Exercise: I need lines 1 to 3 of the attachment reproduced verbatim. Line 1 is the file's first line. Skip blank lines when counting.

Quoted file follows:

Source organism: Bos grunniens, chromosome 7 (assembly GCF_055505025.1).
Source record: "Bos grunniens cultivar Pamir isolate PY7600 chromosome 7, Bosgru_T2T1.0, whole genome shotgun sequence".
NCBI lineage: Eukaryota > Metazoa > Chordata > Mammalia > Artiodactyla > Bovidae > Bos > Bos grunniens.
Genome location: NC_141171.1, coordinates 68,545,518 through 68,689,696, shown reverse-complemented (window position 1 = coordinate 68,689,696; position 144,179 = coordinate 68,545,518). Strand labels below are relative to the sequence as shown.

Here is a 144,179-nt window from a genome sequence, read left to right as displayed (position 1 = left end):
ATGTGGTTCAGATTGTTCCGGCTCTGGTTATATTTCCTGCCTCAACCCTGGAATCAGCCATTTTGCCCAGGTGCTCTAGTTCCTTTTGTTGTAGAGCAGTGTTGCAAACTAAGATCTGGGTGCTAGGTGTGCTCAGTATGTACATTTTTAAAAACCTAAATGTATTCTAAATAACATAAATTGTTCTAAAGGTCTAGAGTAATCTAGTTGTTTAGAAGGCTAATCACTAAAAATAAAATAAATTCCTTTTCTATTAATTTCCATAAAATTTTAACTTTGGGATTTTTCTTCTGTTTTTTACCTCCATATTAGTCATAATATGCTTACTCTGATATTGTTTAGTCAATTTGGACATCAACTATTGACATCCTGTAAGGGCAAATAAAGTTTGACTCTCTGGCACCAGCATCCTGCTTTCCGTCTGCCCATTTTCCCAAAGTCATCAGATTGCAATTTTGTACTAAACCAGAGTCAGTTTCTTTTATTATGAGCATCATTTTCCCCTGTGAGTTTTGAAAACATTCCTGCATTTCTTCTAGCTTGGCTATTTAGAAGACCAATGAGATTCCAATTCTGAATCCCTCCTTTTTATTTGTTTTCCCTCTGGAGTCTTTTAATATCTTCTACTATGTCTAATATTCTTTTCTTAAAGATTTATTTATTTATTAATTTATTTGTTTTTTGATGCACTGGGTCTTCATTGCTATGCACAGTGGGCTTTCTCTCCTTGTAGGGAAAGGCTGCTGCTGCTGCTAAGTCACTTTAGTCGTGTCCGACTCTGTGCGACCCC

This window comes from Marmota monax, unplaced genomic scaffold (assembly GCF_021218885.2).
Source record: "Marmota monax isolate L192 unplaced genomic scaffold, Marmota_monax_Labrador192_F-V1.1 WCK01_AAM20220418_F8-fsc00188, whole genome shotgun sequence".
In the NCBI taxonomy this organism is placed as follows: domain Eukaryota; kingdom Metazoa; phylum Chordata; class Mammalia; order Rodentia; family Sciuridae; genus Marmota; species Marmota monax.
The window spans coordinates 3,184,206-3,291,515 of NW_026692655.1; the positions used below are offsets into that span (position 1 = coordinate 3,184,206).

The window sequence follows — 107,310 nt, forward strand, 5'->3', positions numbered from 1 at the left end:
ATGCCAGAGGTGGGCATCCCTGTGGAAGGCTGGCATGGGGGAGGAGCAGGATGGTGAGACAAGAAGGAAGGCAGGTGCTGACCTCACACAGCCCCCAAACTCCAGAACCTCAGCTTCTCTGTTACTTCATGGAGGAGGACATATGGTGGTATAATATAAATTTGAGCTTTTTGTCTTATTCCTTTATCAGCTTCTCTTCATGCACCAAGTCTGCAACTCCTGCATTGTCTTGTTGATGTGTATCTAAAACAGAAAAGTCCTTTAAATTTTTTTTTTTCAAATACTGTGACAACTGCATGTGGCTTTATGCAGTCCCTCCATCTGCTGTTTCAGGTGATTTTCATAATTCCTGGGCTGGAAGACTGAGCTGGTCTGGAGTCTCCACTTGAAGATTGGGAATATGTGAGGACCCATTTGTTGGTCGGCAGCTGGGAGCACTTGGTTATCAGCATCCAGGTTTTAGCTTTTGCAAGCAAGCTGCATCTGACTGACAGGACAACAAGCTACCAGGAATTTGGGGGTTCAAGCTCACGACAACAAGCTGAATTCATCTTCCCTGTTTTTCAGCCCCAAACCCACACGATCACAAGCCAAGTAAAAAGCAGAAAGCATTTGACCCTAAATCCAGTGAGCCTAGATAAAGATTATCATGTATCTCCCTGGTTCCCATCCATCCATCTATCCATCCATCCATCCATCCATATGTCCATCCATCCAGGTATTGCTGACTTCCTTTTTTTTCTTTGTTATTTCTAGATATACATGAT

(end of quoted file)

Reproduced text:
Source organism: Bos grunniens, chromosome 7 (assembly GCF_055505025.1).
Source record: "Bos grunniens cultivar Pamir isolate PY7600 chromosome 7, Bosgru_T2T1.0, whole genome shotgun sequence".
NCBI lineage: Eukaryota > Metazoa > Chordata > Mammalia > Artiodactyla > Bovidae > Bos > Bos grunniens.